|Player||DOB||Age||Pos||Eligible for 2022|
|Player||DOB||Age||Pos||Eligible for 2022|
To determine the order, EOTP staff members were offered individual ballots, and two members of our community were chosen based on the number of comments that had been posted in our weekly prospect articles throughout the 2020-21 season, with past participants and those with poor moderation histories passed over to find our selections. Joining eight of our contributors on the voting panel are lunchboxgarcia (listed as “garcia“ for short on the series’ voting graphics) and Jlevy88, whose ballots carried just as much weight in determining the order.
A final vote came from the hundreds of members who submitted a ballot. We received 449 responses this time around between staff and readers, so thank you to everyone who took the time to evaluate players and participate in the project.
I removed the individual panellist’s ballots from the sample. From those that remained, I disregarded any ranks that went beyond the number a person said they had ranked (e.g. ranks 38-42 for someone who answered “37” for the length of their list).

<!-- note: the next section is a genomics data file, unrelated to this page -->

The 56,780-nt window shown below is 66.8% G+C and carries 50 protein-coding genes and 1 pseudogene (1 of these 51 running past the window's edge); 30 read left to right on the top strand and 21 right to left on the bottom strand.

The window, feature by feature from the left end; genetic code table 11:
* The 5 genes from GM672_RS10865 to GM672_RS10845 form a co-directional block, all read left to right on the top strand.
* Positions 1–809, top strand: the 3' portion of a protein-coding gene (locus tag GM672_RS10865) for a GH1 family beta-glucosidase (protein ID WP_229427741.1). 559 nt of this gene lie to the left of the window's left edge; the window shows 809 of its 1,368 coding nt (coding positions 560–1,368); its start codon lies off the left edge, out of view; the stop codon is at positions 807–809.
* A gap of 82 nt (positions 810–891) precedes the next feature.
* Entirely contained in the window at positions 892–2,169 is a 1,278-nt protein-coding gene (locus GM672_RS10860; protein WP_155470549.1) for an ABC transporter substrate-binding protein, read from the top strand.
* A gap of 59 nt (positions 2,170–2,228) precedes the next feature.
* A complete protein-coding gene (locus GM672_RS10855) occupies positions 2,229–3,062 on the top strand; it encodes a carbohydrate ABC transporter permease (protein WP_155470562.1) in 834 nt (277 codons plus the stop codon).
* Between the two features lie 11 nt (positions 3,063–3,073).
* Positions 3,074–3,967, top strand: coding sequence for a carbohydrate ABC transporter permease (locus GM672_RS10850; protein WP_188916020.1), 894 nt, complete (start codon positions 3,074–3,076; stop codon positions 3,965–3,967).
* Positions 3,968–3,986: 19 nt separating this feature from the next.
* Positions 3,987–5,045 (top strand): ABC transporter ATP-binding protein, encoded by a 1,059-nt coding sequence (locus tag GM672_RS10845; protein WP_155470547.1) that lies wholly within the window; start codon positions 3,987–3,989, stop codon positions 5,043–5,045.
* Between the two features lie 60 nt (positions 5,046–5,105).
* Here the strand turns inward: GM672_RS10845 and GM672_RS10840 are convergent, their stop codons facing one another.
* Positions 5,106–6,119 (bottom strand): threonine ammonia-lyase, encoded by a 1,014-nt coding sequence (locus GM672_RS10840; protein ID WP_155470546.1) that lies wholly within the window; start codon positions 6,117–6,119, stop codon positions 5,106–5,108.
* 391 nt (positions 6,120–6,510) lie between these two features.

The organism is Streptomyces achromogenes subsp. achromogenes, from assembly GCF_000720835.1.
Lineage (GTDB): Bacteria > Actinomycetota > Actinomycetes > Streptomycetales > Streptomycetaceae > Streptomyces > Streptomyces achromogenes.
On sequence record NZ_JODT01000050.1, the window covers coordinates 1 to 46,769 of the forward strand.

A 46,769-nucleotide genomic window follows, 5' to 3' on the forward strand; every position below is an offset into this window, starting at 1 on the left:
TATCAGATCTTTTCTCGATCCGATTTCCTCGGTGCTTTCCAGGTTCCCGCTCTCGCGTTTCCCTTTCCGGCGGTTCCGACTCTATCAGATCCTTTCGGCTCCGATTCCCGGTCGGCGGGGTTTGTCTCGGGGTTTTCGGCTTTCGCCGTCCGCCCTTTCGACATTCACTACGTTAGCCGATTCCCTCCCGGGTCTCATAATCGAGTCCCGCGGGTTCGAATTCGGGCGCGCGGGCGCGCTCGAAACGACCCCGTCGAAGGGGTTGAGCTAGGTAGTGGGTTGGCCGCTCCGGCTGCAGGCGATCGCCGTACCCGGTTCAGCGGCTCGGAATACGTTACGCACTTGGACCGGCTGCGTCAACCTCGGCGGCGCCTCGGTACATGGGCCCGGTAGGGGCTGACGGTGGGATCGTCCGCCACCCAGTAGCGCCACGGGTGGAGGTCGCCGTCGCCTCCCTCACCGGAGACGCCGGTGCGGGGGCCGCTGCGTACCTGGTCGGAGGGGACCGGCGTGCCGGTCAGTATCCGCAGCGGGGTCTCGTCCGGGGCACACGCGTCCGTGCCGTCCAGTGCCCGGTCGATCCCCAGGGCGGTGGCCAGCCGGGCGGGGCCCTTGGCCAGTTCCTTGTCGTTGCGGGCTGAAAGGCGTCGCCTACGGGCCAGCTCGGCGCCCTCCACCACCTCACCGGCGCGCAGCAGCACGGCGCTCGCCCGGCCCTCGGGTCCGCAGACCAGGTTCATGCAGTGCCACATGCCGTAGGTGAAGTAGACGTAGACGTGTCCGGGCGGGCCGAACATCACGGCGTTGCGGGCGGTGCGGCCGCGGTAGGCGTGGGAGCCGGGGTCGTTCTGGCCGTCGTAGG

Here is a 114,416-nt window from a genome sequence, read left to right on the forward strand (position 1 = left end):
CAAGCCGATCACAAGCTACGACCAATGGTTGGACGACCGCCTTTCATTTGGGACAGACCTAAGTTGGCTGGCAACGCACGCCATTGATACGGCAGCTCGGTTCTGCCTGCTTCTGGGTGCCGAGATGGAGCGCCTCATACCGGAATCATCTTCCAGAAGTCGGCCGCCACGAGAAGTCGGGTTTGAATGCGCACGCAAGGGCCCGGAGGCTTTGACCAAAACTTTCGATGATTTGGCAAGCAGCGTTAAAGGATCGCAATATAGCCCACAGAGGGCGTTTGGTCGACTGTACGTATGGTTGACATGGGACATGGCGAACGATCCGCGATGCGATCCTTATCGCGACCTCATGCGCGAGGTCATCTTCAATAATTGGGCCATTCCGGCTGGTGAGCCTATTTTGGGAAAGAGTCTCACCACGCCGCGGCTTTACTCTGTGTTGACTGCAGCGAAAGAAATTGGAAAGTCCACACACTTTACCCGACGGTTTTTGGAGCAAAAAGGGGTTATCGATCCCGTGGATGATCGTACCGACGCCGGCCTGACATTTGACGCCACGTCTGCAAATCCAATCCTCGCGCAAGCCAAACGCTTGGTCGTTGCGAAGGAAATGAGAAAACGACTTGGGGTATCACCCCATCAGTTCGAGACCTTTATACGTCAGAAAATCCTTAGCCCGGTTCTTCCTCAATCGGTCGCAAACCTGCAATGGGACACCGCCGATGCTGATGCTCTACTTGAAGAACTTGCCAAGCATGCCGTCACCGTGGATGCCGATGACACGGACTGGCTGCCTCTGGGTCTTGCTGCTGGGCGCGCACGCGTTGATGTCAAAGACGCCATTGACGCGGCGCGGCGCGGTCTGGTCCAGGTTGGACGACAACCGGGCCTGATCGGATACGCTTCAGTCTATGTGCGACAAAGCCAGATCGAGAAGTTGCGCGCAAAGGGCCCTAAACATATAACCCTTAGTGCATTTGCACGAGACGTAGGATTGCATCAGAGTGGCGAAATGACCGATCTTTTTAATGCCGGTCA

Rankings for each player were averaged across all ballots that had the player in question ranked, and those averages were sorted from lowest to highest to make the community vote.
The same procedure was ultimately used to determine the 2021 order from the 11 total ballots included.
If you didn’t save your list and would like to follow along as the players are revealed, make a request in the comments, and we will send it to you.
Now that you know how we went about making the list, we’ll begin revealing it right away. Tomorrow we start the countdown with a look at the players who ranked from 42 to 31.